Specialist secondary schools will be stripped of their status if they fail tough new inspections as part of a dramatic new drive to raise standards.
Under a shake-up introduced by Ofsted, the education standards watchdog, all schools are to be ranked on a scale of one to four, with the lowest ranking of four signalling the school has weaknesses or is failing. A score of four for a specialist school will also lead to loss of status - dealing a financial blow to the school.
Many heads say sponsors will withdraw, because they are unlikely to want to be associated with a failing school. As a result, the school may be forced to close, or become one of the Government's new privately sponsored academies - 200 of which are to be set up by 2010.
The new system for specialist schools will begin next September and is part of a government drive to improve standards - which will be spelt out in a White Paper on education next week.
Sir Cyril Taylor, the Government's chief adviser on specialist schools and academies, believes the regime is necessary to keep the focus on improving standards and exam results in secondary schools. He said inspections would be linked to the schools seeking redesignation of their specialist status - as happens every four years.
"If they score one or two [outstanding or excellent], they will automatically be redesignated," he said.
They will be allowed to add a second specialism and will be designated high-performing schools - with the task of helping struggling schools improve.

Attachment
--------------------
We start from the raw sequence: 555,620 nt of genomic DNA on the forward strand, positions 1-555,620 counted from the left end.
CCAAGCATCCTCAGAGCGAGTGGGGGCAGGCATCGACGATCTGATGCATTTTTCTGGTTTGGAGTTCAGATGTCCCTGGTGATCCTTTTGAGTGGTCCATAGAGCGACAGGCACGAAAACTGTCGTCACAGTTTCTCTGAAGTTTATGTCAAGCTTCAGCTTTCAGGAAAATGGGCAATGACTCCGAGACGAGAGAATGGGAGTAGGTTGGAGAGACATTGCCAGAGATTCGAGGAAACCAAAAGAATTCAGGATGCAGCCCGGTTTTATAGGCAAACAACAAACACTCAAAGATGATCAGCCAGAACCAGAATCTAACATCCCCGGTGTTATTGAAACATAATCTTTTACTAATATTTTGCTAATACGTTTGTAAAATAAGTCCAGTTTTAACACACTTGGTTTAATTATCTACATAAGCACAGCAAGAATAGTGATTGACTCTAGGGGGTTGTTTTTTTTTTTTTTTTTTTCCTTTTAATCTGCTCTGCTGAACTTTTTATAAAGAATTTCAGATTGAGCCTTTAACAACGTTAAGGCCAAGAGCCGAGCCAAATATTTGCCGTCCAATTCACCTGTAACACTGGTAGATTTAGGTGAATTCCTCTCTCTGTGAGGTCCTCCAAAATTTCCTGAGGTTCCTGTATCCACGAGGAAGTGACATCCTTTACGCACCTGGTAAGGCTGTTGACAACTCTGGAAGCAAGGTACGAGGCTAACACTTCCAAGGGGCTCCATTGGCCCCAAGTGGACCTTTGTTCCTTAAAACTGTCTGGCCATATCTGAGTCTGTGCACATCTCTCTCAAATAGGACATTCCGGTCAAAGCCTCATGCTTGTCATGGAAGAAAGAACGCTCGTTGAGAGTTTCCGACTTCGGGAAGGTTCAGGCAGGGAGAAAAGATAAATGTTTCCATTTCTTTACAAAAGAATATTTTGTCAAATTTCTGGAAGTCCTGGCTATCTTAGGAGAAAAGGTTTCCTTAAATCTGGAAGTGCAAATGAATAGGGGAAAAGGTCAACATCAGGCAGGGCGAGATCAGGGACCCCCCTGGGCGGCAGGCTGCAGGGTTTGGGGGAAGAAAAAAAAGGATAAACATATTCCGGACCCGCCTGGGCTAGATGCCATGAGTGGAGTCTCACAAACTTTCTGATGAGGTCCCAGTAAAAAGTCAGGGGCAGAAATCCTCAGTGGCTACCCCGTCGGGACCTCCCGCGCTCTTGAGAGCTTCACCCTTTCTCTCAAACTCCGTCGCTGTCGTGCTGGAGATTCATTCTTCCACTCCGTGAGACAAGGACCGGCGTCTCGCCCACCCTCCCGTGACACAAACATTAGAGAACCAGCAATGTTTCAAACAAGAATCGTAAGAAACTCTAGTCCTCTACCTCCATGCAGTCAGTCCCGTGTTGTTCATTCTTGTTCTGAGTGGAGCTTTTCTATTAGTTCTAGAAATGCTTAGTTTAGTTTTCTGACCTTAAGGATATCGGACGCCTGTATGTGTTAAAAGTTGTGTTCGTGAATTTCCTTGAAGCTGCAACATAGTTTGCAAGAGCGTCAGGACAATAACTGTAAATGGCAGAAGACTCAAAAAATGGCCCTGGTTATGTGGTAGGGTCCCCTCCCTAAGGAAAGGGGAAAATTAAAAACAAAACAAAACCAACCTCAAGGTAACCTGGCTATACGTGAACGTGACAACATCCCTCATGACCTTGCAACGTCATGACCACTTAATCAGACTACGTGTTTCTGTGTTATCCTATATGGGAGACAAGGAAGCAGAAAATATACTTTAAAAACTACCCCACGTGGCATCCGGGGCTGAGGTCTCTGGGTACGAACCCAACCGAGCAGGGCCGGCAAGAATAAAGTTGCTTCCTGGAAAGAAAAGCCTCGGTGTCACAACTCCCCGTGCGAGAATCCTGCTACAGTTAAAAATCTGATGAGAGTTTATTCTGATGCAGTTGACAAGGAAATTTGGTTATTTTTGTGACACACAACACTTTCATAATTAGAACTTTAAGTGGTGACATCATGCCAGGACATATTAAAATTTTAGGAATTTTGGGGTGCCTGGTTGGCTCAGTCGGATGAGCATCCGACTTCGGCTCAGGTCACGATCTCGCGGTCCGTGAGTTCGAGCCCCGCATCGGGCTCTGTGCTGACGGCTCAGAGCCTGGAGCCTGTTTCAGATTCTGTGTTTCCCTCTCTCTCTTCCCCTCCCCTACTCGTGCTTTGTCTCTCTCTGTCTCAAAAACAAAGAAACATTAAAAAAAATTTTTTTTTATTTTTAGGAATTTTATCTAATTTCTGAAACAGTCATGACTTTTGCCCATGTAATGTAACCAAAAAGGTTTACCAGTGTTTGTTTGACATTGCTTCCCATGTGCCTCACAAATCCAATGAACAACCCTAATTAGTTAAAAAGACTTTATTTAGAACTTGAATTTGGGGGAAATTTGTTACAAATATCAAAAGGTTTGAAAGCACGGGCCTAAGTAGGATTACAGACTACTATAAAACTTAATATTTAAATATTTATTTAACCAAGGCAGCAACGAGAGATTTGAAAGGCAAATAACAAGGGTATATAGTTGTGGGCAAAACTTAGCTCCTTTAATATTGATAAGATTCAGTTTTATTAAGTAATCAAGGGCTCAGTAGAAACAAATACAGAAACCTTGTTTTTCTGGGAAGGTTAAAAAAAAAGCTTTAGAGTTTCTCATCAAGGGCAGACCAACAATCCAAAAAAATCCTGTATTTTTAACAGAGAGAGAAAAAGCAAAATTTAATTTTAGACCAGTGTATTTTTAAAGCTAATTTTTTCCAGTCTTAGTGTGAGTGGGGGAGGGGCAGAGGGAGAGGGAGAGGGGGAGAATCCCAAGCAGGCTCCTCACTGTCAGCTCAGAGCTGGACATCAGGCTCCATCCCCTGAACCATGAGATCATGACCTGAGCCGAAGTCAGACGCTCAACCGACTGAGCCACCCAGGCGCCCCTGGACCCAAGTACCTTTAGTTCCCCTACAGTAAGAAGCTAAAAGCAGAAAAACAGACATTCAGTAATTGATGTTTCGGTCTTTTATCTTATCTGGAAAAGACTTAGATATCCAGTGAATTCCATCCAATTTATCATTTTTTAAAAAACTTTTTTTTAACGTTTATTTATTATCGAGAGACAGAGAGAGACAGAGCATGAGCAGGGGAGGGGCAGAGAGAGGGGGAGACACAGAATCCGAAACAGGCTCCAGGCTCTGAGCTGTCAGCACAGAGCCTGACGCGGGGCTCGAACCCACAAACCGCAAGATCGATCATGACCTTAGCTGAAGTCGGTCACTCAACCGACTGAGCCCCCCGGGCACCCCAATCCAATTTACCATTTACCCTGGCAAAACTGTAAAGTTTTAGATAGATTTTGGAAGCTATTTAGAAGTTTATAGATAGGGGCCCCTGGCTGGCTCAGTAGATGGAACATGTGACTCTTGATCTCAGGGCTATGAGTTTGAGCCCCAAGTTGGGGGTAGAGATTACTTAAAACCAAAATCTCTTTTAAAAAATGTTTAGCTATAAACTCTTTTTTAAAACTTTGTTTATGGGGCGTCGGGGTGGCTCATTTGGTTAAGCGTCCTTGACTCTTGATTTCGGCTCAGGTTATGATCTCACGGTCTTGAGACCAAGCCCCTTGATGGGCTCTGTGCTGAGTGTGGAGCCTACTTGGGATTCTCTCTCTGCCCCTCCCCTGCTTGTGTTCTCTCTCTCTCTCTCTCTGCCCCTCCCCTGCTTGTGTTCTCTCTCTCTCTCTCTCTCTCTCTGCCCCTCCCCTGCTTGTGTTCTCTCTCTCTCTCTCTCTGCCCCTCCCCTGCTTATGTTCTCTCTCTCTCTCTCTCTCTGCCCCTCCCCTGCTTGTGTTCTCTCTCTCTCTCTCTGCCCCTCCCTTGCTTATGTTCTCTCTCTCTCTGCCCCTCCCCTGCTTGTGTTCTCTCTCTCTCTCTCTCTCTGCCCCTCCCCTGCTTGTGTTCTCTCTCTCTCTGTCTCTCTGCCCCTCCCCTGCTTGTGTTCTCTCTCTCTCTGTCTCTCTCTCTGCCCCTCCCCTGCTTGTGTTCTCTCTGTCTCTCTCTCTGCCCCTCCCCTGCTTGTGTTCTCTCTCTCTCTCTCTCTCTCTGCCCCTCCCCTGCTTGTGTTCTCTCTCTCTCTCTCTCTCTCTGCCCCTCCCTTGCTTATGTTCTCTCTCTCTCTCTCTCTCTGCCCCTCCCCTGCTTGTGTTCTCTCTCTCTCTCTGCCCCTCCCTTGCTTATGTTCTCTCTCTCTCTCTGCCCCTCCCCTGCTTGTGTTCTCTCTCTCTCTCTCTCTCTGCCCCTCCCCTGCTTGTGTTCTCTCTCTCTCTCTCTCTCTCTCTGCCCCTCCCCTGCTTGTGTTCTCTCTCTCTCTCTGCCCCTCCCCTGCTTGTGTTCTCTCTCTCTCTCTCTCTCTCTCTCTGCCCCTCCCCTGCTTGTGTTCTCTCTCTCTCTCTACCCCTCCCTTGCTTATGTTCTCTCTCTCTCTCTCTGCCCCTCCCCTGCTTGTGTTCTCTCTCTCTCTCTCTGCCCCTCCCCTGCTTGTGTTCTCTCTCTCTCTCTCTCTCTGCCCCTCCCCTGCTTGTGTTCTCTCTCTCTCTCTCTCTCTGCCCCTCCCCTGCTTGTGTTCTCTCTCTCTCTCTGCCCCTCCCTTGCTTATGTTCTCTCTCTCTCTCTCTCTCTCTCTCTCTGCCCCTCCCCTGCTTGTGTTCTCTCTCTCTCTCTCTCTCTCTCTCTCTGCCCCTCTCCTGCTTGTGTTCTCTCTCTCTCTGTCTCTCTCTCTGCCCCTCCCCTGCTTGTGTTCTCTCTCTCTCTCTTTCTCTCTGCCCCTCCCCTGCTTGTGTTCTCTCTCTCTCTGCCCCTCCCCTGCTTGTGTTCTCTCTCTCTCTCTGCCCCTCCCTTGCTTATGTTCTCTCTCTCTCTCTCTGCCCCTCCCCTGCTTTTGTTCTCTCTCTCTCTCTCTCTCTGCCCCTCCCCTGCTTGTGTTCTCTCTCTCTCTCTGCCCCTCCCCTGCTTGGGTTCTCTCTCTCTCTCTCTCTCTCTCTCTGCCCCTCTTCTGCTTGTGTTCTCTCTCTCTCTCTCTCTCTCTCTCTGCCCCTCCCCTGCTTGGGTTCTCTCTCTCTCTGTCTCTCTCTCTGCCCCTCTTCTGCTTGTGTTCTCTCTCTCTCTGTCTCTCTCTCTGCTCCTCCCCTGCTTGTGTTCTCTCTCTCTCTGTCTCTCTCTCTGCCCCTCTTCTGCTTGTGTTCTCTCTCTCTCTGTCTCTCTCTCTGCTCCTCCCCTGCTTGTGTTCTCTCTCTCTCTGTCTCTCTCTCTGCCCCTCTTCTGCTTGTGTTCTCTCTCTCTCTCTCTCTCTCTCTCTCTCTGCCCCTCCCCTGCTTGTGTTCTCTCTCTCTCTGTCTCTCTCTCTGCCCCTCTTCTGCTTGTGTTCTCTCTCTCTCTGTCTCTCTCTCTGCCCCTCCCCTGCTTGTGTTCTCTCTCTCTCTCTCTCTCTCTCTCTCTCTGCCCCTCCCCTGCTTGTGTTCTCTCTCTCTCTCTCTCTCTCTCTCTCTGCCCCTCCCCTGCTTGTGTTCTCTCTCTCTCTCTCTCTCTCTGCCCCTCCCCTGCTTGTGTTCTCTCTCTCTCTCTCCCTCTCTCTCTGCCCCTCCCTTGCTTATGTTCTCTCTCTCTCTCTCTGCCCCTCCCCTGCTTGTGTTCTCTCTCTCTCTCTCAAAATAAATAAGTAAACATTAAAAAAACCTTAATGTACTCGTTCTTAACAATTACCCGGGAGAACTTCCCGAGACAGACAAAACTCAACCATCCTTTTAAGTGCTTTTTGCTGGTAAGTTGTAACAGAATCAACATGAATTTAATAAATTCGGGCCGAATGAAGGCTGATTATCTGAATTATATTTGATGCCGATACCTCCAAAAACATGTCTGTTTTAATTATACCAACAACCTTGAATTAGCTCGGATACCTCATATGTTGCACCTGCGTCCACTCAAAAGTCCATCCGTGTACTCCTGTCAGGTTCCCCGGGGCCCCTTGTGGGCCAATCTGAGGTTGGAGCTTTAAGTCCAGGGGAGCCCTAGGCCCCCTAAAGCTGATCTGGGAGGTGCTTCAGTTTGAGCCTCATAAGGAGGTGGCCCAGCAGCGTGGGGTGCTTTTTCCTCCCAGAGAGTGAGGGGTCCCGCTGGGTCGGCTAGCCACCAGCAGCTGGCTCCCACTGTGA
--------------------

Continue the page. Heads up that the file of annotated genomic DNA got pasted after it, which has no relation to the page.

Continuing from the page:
Specialist schools that score a ranking of threewill be monitored to see where improvements can be made.
Schools that score four will be de-designated - and given a year to return to the fold. Otherwise, they could close and become an academy.
The creation of specialist schools has been one of the main levers for driving up standards. Figures show that more than 55 per cent of pupils in specialist schools get at least five A* to C-grade passes at GCSE - compared with just 46 per cent in the rest of the non-selective state sector. There are now 2,400 specialist secondary schools in the country - with the figure expected to rise to 2,700 out of 3,100 next September.
When the Government's academies programme is taken into account, only 200 schools - which are failing, or grammar schools which have refused to enter it through elitism - will be outside the programme.
As a result, the Government will no longer be able to use the gift of specialist status to schools as a lever to raise standards - although those that are successful can take on a second specialism.
Government advisers believe the new regime is the best way of guaranteeing the drive to raise standards.
Ruth Kelly, the Education Secretary, also wants to see more setting - grouping pupils according to their abilities in different subjects - in secondary schools.
At present, this happens in one in three lessons.
Popular specialist schools and academies will be encouraged to adopt "banding" arrangements for admission - whereby they select an equal number of pupils from each of nine different ability groups.
That move has been criticised by parents' leaders and David Cameron, the Conservatives' education spokesman, who described it as "a 1960s solution to a 1960s problem". Both say the Government should be trying to ensure parents have a good secondary school nearby.Reuse content